We are constrained to agree with the trial court. There being no dispute that Nicolas Lizares (to whom previous payments under the contract of sale had been made by the appellees in Manila) was in Baguio, and conditions in January, 1945, were such as to preclude, even with the exercise of reasonable diligence, the appellees from actually contacting Nicolas Lizares, the appellees, in depositing the sum of P271,500 with the Philippine National Bank on January 8, 1945, in the name and to the credit of Nicolas Lizares, may be held to have acted in good faith to the extent at least of allowing their contract of sale to subsist. The appellant is of course correct in arguing that payment must be made to the person in whose favor the obligation has been constituted, or to another authorized to receive it in his name (Art. 1162, old Civil Code), and that therefore the deposit in question cannot be binding on the corporation. But the effect of the appealed decision is in consonance with Article 1162, because the trial court has not considered the balance of P271,500 as paid, the ruling being merely that said deposit amounted to a valid excuse for not holding the appellees in default. It would certainly be different if said deposit was made even when Nicolas Lizares was accessible in Manila on or about the date of said deposit.
The appellee had until April 3, 1945, within which to pay the sum of P271,500, and as the debt moratorium was declared as early as November 18, 1944, the payment of the obligation could not have been demanded by the defendant corporation. This is mentioned merely as another equitable consideration lending support to the conclusion that the appellee should not be held in default, even if the deposit in the Philippine National Bank cannot deemed to be a valid payment.
In view of what has been stated, it becomes unnecessary for us to dwell at length on the point whether the execution by the appellees of a separate promissory note covering the balance of P271,500 simultaneously with the execution of the contract of sale, had the effect of consummating said sale, as held by the trial court, and precluding the defendant corporation from exercising the right of recission reserved to it under the contract.
The sum of P2,262.50 which the trial court ordered the appellees to pay to the defendant corporation, represents the equivalent in actual Philippine currency under the Ballantyne Scale of the sum of P271,500 as of January, 1945, the rate being 120 war notes to P1.00, Philippine currency. Considering all the circumstances and equities of this case, we are inclined to hold that the rate at which payment should be made by the appellees must be that as of May, 1944, when they executed the promissory note for the unpaid balance of P271,500. This is fairly consistent with the conclusion that the deposit made on January 8, 1945, is not binding on the corporation. In accordance with the Ballantyne Scale, the equivalent of said amount in actual Philippine currency is P22,625, and this is the amount which the appellees should pay to the defendant corporation. There can of course be no question that the promissory note executed on May 10, 1944, for the payment of P271,500, legal currency, within twelve months from April 3, 1944, contemplated payment in Japanese war notes, there being no stipulation that said obligation was payable in any specific currency, or after the liberation. The decisions in Roño v. Gomez, 83 Phil., 890; 46 Off. Gaz., Supp. No 11, p. 339, and Gomez v. Tabia, 84 Phil., 269; 47 Off. Gaz., 641, cited by the appellant, are accordingly not applicable.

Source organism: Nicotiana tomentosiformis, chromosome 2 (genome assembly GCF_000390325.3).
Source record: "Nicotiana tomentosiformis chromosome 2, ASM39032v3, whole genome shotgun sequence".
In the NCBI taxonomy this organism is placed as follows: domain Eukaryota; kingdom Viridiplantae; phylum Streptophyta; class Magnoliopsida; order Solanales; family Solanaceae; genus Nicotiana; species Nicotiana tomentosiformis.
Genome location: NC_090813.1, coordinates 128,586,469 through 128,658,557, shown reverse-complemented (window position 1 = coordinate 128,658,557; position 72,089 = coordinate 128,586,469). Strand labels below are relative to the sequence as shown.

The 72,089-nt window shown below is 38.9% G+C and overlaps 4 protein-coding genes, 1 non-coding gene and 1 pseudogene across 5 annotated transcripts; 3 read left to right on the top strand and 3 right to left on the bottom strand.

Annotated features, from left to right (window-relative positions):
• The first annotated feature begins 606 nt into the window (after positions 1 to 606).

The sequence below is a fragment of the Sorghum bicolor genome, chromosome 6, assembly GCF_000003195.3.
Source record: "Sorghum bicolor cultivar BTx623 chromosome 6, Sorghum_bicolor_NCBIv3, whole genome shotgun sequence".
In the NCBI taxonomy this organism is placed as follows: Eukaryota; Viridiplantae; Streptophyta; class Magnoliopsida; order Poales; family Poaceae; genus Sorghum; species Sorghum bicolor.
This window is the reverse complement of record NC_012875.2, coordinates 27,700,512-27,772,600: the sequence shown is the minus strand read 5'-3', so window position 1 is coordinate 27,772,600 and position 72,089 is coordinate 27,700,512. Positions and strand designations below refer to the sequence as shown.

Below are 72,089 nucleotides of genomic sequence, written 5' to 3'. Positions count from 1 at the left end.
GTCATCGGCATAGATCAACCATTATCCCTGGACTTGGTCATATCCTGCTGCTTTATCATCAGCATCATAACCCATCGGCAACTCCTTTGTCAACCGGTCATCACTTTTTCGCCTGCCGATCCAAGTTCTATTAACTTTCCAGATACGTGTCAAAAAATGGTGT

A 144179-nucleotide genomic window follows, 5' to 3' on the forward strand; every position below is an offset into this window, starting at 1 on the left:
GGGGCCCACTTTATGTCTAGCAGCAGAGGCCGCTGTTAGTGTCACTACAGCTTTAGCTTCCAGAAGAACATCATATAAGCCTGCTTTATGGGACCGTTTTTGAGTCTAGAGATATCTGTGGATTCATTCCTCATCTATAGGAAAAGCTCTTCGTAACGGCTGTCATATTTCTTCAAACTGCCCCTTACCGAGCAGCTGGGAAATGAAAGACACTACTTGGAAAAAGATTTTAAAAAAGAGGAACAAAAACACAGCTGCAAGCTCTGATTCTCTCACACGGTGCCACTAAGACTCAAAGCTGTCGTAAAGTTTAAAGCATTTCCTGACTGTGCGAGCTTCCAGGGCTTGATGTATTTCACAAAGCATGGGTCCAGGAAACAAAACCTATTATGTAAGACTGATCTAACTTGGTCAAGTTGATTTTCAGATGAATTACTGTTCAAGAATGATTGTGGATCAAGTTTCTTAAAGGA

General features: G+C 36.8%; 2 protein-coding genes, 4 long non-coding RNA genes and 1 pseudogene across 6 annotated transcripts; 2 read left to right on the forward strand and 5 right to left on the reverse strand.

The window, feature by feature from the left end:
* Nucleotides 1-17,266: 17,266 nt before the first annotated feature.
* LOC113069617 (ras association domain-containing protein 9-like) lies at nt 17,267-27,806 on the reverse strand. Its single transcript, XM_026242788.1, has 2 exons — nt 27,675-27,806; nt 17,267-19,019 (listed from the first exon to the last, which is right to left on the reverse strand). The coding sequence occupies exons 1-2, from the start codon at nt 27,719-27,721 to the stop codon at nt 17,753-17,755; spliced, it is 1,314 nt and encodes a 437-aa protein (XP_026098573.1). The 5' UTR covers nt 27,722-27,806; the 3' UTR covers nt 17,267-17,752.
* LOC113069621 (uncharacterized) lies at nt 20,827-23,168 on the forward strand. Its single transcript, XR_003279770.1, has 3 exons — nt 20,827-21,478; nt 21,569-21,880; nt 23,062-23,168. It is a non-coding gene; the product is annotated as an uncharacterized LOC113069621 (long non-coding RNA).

In view of the result thus reached, we agree with the trial court that neither party may recover the damages claimed in the complaint or in the answer.
It being understood that the plaintiffs-appellees are ordered to pay the sum of P22,625 to the defendant corporation within thirty days from the date this decision becomes final, the appealed decision is affirmed. So ordered, without costs.
Feria, Bengzon, Tuason, Montemayor, Bautista Angelo and Labrador, JJ.
PABLO, M., disidente:chanrob1es virtual 1aw library
El deposito de P271,500 a nombre de Nicolas Lizares hecho en el Banco Nacional Filipino en 8 de enero de 1945 por Joseph Arcache en nombre de Mary Hayden Arcache, no es cumplimiento de los terminos del contrato habido entre las partes. El hecho de que Nicolas Lizares no estuviese en Manila, sino en Baguio, al tiempo del deposito, no es razon valida para que Mary Hayden Arcache quede liberada de su obligacion de pagar dicha cantidad debida a la corporacion vendedora o a consignarla. La ley determina el remedio apropiado, a saber, la consignacion judicial.
A falta de cumplimiento por parte de Mary Hayden Arcache de una de las condiciones del contrato, la de pagar la cantidad de P271,500, como tercer plazo, a la corporacion vendedora dentro del termino estipulado que termina en 3 de Abril de 1945, da derecho a esta a pedir la resolucion del contrato. (Art. 1124 en relacion con el Art. 1290 del Codigo Civil).
En mi opinion, debe decretarse - como se reclama en la contrademanda — la rescision del contrato y que se devuelvan por las partes las cosas que hayan recibido.